Further Details: Error Bounds for the Symmetric Eigenproblem     Next: Error Bounds for Up: Error Bounds for Previous: Error Bounds for

Further Details: Error Bounds for the Symmetric Eigenproblem

The usual error analysis of the symmetric  eigenproblem (using any LAPACK routine in subsection 2.2.4 or any EISPACK routine) is as follows :

The computed eigendecomposition is nearly the exact eigendecomposition of A + E, i.e., is a true eigendecomposition so that is orthogonal, where and . Here p(n) is a modestly growing function of n. We take p(n) = 1 in the above code fragment. Each computed eigenvalue differs from a true by at most Thus large eigenvalues (those near ) are computed to high relative accuracy   and small ones may not be.

The angular difference between the computed unit eigenvector and a true unit eigenvector satisfies the approximate bound if is small enough. Here is the absolute gap   between and the nearest other eigenvalue. Thus, if is close to other eigenvalues, its corresponding eigenvector may be inaccurate. The gaps may be easily computed from the array of computed eigenvalues using subroutine SDISNA  . The gaps computed by SDISNA are ensured not to be so small as to cause overflow when used as divisors.

Let be the invariant subspace spanned by a collection of eigenvectors , where is a subset of the integers from 1 to n. Let S be the corresponding true subspace. Then where is the absolute gap between the eigenvalues in and the nearest other eigenvalue. Thus, a cluster  of close eigenvalues which is far away from any other eigenvalue may have a well determined invariant subspace even if its individual eigenvectors are ill-conditioned .

In the special case of a real symmetric tridiagonal matrix T, the eigenvalues and eigenvectors can be computed much more accurately. xSYEV (and the other symmetric eigenproblem drivers) computes the eigenvalues and eigenvectors of a dense symmetric matrix by first reducing it to tridiagonal form  T, and then finding the eigenvalues and eigenvectors of T. Reduction of a dense matrix to tridiagonal form  T can introduce additional errors, so the following bounds for the tridiagonal case do not apply to the dense case.

The eigenvalues of T may be computed with small componentwise relative backward error     ( ) by using subroutine xSTEBZ (subsection    2.3.4)    or driver xSTEVX (subsection 2.2.4). If T is also positive definite, they may also be computed at least as accurately by xPTEQR     (subsection 2.3.4). To compute error bounds for the computed eigenvalues we must make some assumptions about T. The bounds discussed here are from . Suppose T is positive definite, and write T = DHD where and . Then the computed eigenvalues can differ from true eigenvalues by where p(n) is a modestly growing function of n. Thus if is moderate, each eigenvalue will be computed to high relative accuracy,   no matter how tiny it is. The eigenvectors computed by xPTEQR can differ from true eigenvectors by at most about if is small enough, where is the relative gap between and the nearest other eigenvalue.    Since the relative gap may be much larger than the absolute gap, this error bound may be much smaller than the previous one. could be computed by applying xPTCON (subsection 2.3.1) to H.      The relative gaps are easily computed from the array of computed eigenvalues.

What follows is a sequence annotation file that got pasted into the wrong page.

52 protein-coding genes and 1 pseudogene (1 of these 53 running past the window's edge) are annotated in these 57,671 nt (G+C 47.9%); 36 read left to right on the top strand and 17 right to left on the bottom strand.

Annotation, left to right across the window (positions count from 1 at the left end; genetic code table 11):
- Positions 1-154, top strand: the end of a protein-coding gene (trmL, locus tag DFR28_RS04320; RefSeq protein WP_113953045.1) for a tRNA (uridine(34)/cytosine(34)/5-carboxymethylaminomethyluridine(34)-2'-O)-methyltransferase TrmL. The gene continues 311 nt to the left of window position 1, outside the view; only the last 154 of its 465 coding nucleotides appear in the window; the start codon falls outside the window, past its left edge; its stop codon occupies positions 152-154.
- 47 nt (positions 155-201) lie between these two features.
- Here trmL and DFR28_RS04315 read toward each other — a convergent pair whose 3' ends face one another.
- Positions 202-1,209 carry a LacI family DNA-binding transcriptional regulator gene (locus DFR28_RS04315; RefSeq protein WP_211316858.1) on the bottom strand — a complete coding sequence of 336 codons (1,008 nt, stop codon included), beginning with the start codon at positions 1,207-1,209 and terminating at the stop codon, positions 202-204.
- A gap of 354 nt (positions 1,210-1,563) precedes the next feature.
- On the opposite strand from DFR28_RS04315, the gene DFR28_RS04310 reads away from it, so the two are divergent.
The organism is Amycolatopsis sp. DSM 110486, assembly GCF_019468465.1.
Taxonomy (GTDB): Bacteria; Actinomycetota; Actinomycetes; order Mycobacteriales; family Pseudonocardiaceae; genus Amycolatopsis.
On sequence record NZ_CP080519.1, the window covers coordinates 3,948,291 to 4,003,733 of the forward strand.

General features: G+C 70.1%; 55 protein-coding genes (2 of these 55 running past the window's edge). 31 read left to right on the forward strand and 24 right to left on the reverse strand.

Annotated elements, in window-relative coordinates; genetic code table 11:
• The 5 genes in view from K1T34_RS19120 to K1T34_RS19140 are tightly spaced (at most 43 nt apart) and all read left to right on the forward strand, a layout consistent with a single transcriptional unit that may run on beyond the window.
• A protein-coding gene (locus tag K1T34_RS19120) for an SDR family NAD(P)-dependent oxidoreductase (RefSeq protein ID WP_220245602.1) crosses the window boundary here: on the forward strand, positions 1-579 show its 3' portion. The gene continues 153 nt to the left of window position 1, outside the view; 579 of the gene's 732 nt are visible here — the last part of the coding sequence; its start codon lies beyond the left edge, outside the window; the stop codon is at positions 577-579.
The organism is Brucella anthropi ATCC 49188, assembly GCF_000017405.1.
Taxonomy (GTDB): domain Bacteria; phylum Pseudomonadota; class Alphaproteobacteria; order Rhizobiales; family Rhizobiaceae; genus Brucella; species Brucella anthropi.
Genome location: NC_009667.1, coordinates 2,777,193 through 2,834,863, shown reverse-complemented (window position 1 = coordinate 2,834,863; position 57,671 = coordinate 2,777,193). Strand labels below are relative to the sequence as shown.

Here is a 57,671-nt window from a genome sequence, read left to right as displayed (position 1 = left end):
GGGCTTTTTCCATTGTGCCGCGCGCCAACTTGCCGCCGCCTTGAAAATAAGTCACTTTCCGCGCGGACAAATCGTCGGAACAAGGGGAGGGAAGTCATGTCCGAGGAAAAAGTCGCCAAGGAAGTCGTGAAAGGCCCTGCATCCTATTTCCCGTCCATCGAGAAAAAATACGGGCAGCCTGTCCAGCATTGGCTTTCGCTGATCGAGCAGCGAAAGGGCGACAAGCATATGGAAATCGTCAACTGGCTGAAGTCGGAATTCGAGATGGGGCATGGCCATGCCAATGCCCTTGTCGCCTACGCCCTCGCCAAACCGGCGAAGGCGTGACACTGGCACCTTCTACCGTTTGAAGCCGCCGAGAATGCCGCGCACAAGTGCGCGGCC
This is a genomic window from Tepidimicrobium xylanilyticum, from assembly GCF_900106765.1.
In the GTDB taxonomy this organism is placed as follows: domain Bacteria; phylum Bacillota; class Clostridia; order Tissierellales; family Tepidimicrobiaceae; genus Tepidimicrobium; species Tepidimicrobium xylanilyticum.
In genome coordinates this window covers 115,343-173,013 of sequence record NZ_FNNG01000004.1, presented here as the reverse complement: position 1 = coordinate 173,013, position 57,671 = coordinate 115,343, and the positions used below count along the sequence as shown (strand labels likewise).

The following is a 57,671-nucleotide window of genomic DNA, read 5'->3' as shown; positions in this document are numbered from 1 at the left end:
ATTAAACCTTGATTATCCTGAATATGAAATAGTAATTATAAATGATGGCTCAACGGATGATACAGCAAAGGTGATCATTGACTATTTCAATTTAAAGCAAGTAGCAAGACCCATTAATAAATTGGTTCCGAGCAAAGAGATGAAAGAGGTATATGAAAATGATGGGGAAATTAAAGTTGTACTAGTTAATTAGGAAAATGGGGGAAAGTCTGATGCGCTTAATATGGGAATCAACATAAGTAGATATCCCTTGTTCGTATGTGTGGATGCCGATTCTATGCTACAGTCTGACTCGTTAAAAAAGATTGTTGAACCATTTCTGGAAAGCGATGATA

Jacobi's method  is another algorithm for finding eigenvalues and eigenvectors of symmetric matrices. It is slower than the algorithms based on first tridiagonalizing the matrix, but is capable of computing more accurate answers in several important cases. Routines implementing Jacobi's method and corresponding error bounds will be available in a future LAPACK release.     Next: Error Bounds for Up: Error Bounds for Previous: Error Bounds for

Tue Nov 29 14:03:33 EST 1994